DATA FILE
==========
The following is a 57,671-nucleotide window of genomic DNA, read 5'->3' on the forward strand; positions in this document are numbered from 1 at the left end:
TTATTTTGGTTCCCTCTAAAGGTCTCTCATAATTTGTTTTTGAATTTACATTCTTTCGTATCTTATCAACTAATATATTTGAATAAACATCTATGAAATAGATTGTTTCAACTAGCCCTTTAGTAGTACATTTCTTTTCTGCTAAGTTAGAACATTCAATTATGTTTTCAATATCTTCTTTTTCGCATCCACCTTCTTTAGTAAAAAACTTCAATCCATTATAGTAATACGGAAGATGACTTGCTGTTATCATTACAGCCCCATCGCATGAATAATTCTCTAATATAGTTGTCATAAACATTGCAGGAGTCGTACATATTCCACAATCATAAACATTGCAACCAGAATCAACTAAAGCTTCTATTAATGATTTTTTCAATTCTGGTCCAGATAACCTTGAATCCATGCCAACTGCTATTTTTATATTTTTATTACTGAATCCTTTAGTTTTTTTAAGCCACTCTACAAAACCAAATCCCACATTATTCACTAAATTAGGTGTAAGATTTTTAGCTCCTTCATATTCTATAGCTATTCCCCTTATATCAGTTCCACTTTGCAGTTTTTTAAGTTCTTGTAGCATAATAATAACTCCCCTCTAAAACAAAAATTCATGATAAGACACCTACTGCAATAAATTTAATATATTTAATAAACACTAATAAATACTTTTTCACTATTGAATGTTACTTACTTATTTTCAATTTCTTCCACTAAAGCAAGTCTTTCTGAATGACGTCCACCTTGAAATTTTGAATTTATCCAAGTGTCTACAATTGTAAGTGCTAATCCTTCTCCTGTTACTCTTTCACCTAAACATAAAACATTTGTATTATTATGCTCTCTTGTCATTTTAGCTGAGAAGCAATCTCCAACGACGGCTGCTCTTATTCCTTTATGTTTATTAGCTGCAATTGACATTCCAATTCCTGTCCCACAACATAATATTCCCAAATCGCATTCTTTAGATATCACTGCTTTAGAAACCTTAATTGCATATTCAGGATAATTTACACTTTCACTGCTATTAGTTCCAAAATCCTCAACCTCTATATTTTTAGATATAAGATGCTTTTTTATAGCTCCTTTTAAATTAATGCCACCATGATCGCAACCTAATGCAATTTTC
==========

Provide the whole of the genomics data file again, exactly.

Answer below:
The following is a 57,671-nucleotide window of genomic DNA, read 5'->3' on the forward strand; positions in this document are numbered from 1 at the left end:
TTATTTTGGTTCCCTCTAAAGGTCTCTCATAATTTGTTTTTGAATTTACATTCTTTCGTATCTTATCAACTAATATATTTGAATAAACATCTATGAAATAGATTGTTTCAACTAGCCCTTTAGTAGTACATTTCTTTTCTGCTAAGTTAGAACATTCAATTATGTTTTCAATATCTTCTTTTTCGCATCCACCTTCTTTAGTAAAAAACTTCAATCCATTATAGTAATACGGAAGATGACTTGCTGTTATCATTACAGCCCCATCGCATGAATAATTCTCTAATATAGTTGTCATAAACATTGCAGGAGTCGTACATATTCCACAATCATAAACATTGCAACCAGAATCAACTAAAGCTTCTATTAATGATTTTTTCAATTCTGGTCCAGATAACCTTGAATCCATGCCAACTGCTATTTTTATATTTTTATTACTGAATCCTTTAGTTTTTTTAAGCCACTCTACAAAACCAAATCCCACATTATTCACTAAATTAGGTGTAAGATTTTTAGCTCCTTCATATTCTATAGCTATTCCCCTTATATCAGTTCCACTTTGCAGTTTTTTAAGTTCTTGTAGCATAATAATAACTCCCCTCTAAAACAAAAATTCATGATAAGACACCTACTGCAATAAATTTAATATATTTAATAAACACTAATAAATACTTTTTCACTATTGAATGTTACTTACTTATTTTCAATTTCTTCCACTAAAGCAAGTCTTTCTGAATGACGTCCACCTTGAAATTTTGAATTTATCCAAGTGTCTACAATTGTAAGTGCTAATCCTTCTCCTGTTACTCTTTCACCTAAACATAAAACATTTGTATTATTATGCTCTCTTGTCATTTTAGCTGAGAAGCAATCTCCAACGACGGCTGCTCTTATTCCTTTATGTTTATTAGCTGCAATTGACATTCCAATTCCTGTCCCACAACATAATATTCCCAAATCGCATTCTTTAGATATCACTGCTTTAGAAACCTTAATTGCATATTCAGGATAATTTACACTTTCACTGCTATTAGTTCCAAAATCCTCAACCTCTATATTTTTAGATATAAGATGCTTTTTTATAGCTCCTTTTAAATTAATGCCACCATGATCGCAACCTAATGCAATTTTC